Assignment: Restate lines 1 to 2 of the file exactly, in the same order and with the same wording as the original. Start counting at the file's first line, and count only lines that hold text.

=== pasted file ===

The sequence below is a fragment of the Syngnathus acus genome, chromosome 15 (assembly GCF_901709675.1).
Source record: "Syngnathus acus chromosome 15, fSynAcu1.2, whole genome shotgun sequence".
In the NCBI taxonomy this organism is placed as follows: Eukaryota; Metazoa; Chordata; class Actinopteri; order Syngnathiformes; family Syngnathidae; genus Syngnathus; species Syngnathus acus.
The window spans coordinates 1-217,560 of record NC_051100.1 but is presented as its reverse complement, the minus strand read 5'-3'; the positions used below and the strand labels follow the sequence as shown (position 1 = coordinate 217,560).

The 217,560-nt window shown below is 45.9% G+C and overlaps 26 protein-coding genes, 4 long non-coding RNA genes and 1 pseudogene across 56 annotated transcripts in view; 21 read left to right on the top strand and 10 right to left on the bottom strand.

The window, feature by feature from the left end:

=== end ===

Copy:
The sequence below is a fragment of the Syngnathus acus genome, chromosome 15 (assembly GCF_901709675.1).
Source record: "Syngnathus acus chromosome 15, fSynAcu1.2, whole genome shotgun sequence".